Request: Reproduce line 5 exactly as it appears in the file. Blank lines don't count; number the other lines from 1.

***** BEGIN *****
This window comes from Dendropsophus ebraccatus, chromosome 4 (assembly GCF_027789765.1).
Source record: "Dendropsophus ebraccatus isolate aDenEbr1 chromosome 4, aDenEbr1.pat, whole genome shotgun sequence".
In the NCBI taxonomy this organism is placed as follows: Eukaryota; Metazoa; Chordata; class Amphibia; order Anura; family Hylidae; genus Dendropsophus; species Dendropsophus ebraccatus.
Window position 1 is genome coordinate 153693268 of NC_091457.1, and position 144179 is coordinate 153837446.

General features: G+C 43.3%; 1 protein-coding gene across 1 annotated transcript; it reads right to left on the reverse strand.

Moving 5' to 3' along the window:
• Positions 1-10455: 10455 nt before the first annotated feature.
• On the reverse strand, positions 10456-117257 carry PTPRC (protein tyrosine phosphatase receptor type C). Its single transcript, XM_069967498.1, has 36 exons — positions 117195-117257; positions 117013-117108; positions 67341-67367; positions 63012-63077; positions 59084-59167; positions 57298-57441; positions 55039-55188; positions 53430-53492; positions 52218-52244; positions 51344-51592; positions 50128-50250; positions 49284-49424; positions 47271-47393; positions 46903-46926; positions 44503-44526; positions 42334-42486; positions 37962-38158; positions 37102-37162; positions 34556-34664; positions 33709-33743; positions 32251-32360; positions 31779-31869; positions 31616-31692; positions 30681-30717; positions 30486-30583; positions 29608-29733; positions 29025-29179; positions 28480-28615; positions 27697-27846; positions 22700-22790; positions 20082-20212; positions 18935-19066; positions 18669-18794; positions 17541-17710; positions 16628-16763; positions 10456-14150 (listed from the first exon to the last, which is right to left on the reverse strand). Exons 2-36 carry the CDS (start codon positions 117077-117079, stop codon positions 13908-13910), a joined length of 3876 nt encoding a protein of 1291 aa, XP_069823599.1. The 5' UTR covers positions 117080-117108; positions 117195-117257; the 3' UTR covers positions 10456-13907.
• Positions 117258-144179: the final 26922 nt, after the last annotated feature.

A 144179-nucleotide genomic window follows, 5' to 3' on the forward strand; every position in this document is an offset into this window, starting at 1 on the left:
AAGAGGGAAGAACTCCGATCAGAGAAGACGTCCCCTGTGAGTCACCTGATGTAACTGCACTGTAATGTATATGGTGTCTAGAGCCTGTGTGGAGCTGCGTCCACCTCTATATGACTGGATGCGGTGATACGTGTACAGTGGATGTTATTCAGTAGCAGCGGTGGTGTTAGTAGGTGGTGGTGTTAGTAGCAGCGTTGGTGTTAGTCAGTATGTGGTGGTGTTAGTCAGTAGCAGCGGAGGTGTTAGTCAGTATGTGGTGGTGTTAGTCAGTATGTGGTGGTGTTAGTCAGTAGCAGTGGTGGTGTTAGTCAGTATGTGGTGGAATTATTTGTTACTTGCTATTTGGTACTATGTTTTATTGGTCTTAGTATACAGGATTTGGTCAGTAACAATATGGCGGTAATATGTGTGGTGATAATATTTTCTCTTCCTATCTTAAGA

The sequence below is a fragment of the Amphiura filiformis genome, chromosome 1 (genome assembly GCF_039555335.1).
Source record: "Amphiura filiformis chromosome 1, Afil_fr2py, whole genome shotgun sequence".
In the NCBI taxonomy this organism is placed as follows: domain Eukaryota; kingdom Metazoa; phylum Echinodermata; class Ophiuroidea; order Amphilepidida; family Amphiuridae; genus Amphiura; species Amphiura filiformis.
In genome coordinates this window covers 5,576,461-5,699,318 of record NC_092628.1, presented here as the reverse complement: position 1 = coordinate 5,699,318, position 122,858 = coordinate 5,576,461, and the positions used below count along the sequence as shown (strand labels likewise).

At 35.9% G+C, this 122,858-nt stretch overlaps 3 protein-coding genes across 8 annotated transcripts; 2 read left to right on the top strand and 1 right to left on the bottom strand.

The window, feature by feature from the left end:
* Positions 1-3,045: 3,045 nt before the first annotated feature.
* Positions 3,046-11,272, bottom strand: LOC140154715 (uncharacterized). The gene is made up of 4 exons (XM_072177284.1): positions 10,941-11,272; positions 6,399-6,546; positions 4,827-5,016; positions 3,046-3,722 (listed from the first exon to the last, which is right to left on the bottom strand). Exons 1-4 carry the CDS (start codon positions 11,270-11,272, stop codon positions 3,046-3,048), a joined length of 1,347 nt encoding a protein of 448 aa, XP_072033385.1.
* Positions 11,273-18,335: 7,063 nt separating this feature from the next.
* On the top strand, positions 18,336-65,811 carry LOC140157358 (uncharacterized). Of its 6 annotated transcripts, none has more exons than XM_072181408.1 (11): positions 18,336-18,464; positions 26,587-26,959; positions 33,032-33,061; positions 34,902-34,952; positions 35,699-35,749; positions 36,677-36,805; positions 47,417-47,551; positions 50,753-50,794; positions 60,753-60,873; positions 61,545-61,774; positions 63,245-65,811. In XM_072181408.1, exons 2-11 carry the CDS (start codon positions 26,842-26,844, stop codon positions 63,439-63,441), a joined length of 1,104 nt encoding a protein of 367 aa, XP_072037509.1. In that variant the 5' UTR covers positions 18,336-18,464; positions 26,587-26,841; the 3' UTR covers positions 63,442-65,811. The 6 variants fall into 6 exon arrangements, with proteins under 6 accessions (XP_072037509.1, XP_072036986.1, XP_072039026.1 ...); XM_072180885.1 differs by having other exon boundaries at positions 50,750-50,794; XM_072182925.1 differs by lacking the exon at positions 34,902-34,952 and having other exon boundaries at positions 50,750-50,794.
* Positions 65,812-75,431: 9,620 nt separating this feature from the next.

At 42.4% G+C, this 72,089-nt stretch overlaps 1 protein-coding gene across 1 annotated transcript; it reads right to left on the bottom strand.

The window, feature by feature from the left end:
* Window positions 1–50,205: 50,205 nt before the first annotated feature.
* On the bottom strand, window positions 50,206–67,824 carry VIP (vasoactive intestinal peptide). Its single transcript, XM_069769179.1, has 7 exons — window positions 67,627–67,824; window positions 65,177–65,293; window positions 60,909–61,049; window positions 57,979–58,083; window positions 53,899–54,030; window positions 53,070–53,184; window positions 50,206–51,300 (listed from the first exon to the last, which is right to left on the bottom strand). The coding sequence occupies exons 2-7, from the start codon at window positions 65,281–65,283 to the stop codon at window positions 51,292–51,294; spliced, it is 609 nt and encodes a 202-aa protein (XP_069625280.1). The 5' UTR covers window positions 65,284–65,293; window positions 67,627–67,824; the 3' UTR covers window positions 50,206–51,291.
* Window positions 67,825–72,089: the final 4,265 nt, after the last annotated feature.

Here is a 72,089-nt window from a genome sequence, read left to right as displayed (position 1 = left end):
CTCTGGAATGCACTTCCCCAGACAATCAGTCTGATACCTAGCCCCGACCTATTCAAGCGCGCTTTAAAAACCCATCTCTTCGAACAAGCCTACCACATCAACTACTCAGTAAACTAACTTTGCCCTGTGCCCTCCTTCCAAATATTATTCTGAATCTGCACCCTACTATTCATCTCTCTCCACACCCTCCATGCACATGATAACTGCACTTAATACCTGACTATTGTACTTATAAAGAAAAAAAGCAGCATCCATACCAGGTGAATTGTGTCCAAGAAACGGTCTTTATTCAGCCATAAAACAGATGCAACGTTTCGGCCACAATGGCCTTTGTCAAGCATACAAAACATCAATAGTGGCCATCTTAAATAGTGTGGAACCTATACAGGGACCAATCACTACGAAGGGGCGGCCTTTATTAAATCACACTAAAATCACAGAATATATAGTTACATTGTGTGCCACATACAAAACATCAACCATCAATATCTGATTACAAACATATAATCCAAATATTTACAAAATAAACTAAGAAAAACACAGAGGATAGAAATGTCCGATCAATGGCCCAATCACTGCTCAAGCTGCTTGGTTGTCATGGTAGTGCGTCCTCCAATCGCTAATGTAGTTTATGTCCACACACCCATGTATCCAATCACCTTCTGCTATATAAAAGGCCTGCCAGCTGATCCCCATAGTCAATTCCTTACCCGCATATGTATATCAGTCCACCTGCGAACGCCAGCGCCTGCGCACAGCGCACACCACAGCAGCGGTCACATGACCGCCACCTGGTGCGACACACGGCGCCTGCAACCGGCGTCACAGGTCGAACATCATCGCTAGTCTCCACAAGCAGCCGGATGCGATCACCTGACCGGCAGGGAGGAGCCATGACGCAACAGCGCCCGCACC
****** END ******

General features: G+C 43.3%; 1 protein-coding gene across 1 annotated transcript; it reads right to left on the reverse strand.